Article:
Whilst snow or ice clearing is being done, we put our departure sequencing plan into action. Our airline partners are fully aware of this plan and it enables us to prioritise which aircraft need de-icing and prepping for departure first in the event of adverse winter weather. A prominent example of this for me was when our second A380 service of the day was on its way, but we still had the morning’s aircraft on the ground. We had to prioritise de-icing of the A380 that was on the ground, and have that taking to the skies before the second aircraft landed and needed the parking stand. It was fast paced, but the team worked incredibly hard together to make sure this was achieved.
Due to our Winter Operations Plan, the equipment we have, and the hard work of the teams here at Manchester, the airfield can be up and running relatively quickly when winter weather strikes, but it’s the back log of flights that can take some time to rectify. With several hundred flights departing and arriving every day, even closing the airfield for a short time to deal with snow or ice will affect several flights and we need to work hard to minimise these delays. When we do have to close for snow, we can judge the average closure time and airlines can then decide whether to hold incoming aircraft, or divert them to another airport. Aircraft diverting to airports unaffected by snow does happen, and likewise we will take diverts from elsewhere here at Manchester. As a major UK aerodrome, we are able to handle multiple A380 diverts and maintain our own operation relatively easily.
Last year we had 19 snow events, consisting of both standby’s and call outs to the on-call teams, but only two of these were considered significant. A snow event is considered significant if there is an effect on the operation, or we see prolonged operational disruption that occurs either from snow fall, or ice conditions. If there is minimal coverage and we do not really see an effect on the operation, naturally this is not considered significant. It is a huge team effort in these instances and it is common practice for the team to begin working on snow clearance and de-icing at 6am and not stop until lunchtime to ensure that the airfield keeps moving. We keep records of all call outs and snow events so that each year we can continue to improve our Winter Operations Plan.
Planning for and dealing with winter weather is an industry-wide experience and a collaborative project between all areas of the aviation industry. We attend conferences throughout the year comprising of airlines, airports and the Met Office, and our attendance at a recent winter operations related industry conference enabled us to speak to other airports about where they are at with preparations and share our knowledge on winter operations from previous events. We also recently met with individual airlines and airports directly, including Heathrow’s airfield team, to discuss winter operations and standard practices at other aerodromes.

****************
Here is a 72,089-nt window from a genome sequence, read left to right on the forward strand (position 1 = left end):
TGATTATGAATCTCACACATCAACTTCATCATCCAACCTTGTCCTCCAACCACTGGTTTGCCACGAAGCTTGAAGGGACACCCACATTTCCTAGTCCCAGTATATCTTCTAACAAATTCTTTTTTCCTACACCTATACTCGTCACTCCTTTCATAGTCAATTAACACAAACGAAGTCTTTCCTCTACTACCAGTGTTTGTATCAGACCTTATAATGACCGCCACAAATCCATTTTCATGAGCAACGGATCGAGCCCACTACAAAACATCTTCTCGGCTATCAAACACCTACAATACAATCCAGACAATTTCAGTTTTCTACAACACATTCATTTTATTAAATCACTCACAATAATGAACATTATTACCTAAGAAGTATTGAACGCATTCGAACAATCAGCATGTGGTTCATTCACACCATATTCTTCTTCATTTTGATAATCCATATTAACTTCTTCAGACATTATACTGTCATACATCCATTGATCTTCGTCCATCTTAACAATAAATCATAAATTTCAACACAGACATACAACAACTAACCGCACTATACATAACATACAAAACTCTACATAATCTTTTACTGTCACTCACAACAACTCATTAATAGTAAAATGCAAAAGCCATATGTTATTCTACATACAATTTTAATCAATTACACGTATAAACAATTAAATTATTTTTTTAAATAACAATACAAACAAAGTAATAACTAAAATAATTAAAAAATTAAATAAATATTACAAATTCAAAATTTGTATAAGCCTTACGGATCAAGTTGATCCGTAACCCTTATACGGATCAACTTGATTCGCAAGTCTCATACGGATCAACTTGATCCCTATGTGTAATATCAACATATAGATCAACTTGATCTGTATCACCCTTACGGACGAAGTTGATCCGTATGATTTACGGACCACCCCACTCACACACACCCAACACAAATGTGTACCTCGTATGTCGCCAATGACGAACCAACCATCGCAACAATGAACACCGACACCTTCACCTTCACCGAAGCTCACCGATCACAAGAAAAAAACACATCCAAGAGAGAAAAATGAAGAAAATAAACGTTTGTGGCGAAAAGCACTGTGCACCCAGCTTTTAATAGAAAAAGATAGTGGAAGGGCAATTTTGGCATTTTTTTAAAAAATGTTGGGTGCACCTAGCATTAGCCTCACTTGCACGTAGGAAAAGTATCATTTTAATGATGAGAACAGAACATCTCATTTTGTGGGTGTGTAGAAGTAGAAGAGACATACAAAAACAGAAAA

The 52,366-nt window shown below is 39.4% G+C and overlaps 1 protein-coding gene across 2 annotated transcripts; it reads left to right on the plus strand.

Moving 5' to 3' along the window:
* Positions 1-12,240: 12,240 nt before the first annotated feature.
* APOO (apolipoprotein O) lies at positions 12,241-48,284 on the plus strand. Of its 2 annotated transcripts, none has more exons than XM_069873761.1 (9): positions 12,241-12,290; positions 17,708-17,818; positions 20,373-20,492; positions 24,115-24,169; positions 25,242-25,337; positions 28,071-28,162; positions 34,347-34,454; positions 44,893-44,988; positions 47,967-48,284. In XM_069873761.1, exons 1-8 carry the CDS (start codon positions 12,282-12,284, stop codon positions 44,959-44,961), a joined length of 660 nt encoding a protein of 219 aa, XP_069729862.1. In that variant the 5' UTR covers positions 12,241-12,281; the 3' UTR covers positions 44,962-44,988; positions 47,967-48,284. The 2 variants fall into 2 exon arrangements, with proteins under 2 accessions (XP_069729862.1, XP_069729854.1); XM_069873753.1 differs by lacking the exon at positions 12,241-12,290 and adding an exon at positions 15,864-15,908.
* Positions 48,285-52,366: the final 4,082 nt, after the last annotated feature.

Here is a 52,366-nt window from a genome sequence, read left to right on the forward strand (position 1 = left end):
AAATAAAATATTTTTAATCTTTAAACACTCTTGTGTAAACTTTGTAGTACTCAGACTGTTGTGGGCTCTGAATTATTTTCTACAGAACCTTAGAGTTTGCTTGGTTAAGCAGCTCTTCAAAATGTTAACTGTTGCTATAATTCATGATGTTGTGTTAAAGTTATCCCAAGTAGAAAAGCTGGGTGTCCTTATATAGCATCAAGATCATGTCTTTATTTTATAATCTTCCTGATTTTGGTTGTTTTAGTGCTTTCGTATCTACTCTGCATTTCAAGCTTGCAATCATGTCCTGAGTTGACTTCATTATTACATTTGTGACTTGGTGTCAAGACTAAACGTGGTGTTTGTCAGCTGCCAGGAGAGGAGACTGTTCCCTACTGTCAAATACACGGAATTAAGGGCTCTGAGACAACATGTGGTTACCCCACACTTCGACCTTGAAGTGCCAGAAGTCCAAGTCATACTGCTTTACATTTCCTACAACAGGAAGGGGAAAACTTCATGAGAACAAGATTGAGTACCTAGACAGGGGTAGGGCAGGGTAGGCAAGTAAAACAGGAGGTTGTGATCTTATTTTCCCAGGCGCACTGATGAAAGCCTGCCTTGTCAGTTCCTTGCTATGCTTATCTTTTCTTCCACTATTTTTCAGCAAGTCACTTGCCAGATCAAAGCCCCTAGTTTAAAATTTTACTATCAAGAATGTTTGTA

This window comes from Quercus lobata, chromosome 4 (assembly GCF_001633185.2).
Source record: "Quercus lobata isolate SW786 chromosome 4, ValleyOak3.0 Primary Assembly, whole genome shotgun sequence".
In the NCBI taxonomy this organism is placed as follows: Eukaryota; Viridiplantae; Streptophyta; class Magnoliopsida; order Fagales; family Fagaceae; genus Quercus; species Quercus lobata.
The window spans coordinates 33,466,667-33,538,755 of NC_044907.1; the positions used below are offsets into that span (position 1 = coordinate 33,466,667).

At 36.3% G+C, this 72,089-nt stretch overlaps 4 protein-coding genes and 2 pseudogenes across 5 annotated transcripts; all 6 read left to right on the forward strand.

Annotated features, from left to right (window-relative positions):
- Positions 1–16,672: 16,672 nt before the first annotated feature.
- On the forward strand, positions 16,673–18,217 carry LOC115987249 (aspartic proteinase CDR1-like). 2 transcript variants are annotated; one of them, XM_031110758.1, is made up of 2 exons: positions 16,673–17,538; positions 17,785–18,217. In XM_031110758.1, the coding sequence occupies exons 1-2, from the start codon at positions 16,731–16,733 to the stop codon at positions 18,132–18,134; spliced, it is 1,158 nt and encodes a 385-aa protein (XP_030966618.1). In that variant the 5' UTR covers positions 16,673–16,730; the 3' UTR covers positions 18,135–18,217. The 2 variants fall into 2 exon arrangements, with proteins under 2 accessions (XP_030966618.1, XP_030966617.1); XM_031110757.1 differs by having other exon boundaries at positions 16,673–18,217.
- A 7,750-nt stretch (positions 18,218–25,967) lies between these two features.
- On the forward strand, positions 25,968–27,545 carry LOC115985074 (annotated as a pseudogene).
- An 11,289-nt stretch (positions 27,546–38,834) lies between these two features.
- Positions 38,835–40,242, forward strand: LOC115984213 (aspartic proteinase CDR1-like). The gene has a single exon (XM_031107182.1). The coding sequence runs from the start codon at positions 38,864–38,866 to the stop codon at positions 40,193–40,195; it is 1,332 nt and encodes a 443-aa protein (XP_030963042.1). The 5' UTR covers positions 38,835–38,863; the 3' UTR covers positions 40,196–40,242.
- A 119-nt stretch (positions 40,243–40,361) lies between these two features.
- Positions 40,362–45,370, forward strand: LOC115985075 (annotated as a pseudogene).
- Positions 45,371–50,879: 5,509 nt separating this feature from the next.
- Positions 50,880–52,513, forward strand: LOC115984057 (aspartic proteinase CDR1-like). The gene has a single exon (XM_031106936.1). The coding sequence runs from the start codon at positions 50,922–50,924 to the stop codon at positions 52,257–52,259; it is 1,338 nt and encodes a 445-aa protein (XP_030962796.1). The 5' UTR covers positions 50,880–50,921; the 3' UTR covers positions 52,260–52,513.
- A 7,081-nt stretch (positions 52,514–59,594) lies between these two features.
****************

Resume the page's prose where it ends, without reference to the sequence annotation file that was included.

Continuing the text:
The planning that goes into winter operations is extensive and begins very early in the year. From senior management to operational staff , everyone is involved and it’s a fantastic example of teamwork. We’re constantly learning and adapting based on previous years’ experiences and I always feel impressed with the hard work and collaborative team effort of everyone on the airfield, and within the aviation industry. At Manchester, the commitment and dedication of all staff involved in winter operations is second to none, and the ‘Team Manchester’ approach always means we deal with snow events in a professional, efficient manner. The safety of our customers is at the forefront of our thinking and I look forward to a busy winter period at Manchester Airport.
JASON CLEGG is Airfield Operations Manager at Manchester Airport, responsible for Airfield Safety and Performance. Jason oversees the Airfield Operations Team and also manages relationships and performance of airside service partners. Joining MAG in 2007, Jason started out his career as a Terminal Supervisor at East Midlands Airport, before moving to Manchester as part of the team successfully acquiring Stansted Airport. With extensive experience in the Aviation Industry, Jason has also been Airfield Duty Manager, Capacity and Project Planner at Leeds Bradford Airport, Airfield Operations Manager at London City Airport, before returning to Manchester Airport in June 2016. When it comes to Winter Operations, Jason is responsible for the development and publishing of the Winter Operations Plan for Manchester Airport. Jason leads consultations with airport service partners and airlines, pulling together final preparations for the Winter Season ahead.